Workplace toxicity is rampant, and American actress Gabrielle Union isn’t one to keep mum about it. Union was vocal about being subjected to condescending remarks during her tenure as a judge in Season 14 of the show “America’s Got Talent”. Incidentally, she has been ousted from NBC’s competition series. While several speculate foul play could’ve attributed to her quick exit, further probe on the issue is underway by SAG-AFTRA.

As per a recent report, it is alleged that Union’s requests to the producers of the shows fell on deaf ears. Union was upset by a rather demeaning  on camera joke by a guest judge, Jay Leno. She believed the joke bore a racist undertone, targeted Asian communities and was clearly uncalled for. What’s more, Union claimed that she was often told that her hairdo was “too black” for the show’s audience.

Support began to flood in, in favor of Union. Actress Patricia Arquette requested SAG-AFTRA to spring to action in support of Union. “I’m just catching up on this. This is terrible. You should not be penalized for trying to have a workplace that honors the rule of law in the workplace,” she said. “Where is the union? HELLO??? @sagaftra,” Arquette added.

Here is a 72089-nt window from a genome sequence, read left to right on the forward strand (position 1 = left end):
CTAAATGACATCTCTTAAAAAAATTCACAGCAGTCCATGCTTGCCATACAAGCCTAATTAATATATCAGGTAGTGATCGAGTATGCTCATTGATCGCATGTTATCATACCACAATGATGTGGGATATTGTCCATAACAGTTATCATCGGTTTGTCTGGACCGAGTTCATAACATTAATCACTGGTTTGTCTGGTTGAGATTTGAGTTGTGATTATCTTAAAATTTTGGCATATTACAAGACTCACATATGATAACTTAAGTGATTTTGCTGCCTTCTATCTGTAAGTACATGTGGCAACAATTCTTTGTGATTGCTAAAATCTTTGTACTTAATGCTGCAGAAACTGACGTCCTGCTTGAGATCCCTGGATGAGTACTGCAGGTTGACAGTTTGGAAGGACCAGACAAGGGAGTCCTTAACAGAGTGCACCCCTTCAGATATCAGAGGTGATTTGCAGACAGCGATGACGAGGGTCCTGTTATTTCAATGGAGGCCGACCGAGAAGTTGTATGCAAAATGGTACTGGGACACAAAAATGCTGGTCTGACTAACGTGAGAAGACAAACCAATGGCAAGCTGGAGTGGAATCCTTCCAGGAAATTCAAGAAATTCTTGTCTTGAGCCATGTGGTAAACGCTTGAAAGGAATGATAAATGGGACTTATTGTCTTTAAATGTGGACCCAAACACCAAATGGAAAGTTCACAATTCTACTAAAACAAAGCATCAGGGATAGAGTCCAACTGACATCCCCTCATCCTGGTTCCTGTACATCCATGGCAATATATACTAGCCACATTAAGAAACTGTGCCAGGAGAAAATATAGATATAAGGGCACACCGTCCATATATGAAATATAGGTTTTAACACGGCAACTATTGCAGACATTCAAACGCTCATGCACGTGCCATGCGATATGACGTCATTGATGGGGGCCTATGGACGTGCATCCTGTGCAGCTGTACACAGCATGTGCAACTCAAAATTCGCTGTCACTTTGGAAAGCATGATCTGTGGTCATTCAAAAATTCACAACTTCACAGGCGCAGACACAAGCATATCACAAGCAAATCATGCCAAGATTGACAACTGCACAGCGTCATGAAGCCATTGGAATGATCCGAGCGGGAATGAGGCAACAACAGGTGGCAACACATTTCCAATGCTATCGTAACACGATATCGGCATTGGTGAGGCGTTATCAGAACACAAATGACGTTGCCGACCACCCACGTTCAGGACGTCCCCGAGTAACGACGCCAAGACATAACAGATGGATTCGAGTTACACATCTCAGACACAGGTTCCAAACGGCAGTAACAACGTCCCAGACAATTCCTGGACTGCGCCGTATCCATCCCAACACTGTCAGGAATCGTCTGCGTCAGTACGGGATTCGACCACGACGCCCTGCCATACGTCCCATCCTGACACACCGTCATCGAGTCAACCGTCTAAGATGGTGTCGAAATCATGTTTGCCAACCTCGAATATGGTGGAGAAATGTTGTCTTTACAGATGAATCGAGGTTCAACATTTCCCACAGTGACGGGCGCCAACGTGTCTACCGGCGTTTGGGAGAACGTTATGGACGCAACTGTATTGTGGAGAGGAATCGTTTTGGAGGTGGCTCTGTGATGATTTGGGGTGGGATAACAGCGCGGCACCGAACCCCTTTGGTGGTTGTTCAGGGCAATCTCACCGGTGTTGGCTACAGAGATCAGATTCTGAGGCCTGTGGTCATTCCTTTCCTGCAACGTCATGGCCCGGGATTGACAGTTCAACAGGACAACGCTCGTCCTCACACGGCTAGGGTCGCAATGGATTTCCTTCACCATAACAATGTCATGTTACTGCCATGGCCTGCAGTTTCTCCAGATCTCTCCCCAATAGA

The sudden news irked several fans world over, but NBC has claimed, in a statement, to dig deeper into Union’s concerns. The statement read: “We remain committed to ensuring a respectful workplace for all employees and take very seriously any questions about workplace culture,” the group said Sunday in a joint statement. “We are working with Ms. Union through her representatives to hear more about her concerns, following which we will take whatever next steps may be appropriate.”

The statement comes five days after Union’s exit from the show. Union, who was clearly not in the mood to let bygones be bygones, threw low-key shade on NBC for not being proactive enough in regards to this controversy. Following the release of NBC’s statement, Union took to Twitter to give her perspective on the whole issue. She retweeted a tweet by entertainment and culture writer Joelle Monique, which outlined the three steps to a “solid apology” and asserting that “anything less is covering your own ass.”